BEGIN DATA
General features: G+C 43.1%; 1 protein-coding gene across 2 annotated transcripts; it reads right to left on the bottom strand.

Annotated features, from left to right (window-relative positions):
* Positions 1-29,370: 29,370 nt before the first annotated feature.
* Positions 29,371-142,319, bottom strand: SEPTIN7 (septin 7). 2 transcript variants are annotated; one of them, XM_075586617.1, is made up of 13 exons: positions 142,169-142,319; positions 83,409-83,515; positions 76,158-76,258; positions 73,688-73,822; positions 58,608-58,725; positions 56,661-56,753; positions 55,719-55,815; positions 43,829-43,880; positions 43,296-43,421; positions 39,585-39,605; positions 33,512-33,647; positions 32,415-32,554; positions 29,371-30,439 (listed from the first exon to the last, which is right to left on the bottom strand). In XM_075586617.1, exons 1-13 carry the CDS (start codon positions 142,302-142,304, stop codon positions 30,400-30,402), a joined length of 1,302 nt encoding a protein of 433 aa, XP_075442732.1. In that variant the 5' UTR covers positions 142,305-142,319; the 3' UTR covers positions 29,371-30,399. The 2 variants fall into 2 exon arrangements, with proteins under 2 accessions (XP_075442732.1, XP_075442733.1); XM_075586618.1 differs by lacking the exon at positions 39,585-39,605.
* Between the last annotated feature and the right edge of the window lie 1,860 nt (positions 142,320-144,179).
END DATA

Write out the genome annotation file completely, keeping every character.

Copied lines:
General features: G+C 43.1%; 1 protein-coding gene across 2 annotated transcripts; it reads right to left on the bottom strand.

Annotated features, from left to right (window-relative positions):
* Positions 1-29,370: 29,370 nt before the first annotated feature.
* Positions 29,371-142,319, bottom strand: SEPTIN7 (septin 7). 2 transcript variants are annotated; one of them, XM_075586617.1, is made up of 13 exons: positions 142,169-142,319; positions 83,409-83,515; positions 76,158-76,258; positions 73,688-73,822; positions 58,608-58,725; positions 56,661-56,753; positions 55,719-55,815; positions 43,829-43,880; positions 43,296-43,421; positions 39,585-39,605; positions 33,512-33,647; positions 32,415-32,554; positions 29,371-30,439 (listed from the first exon to the last, which is right to left on the bottom strand). In XM_075586617.1, exons 1-13 carry the CDS (start codon positions 142,302-142,304, stop codon positions 30,400-30,402), a joined length of 1,302 nt encoding a protein of 433 aa, XP_075442732.1. In that variant the 5' UTR covers positions 142,305-142,319; the 3' UTR covers positions 29,371-30,399. The 2 variants fall into 2 exon arrangements, with proteins under 2 accessions (XP_075442732.1, XP_075442733.1); XM_075586618.1 differs by lacking the exon at positions 39,585-39,605.
* Between the last annotated feature and the right edge of the window lie 1,860 nt (positions 142,320-144,179).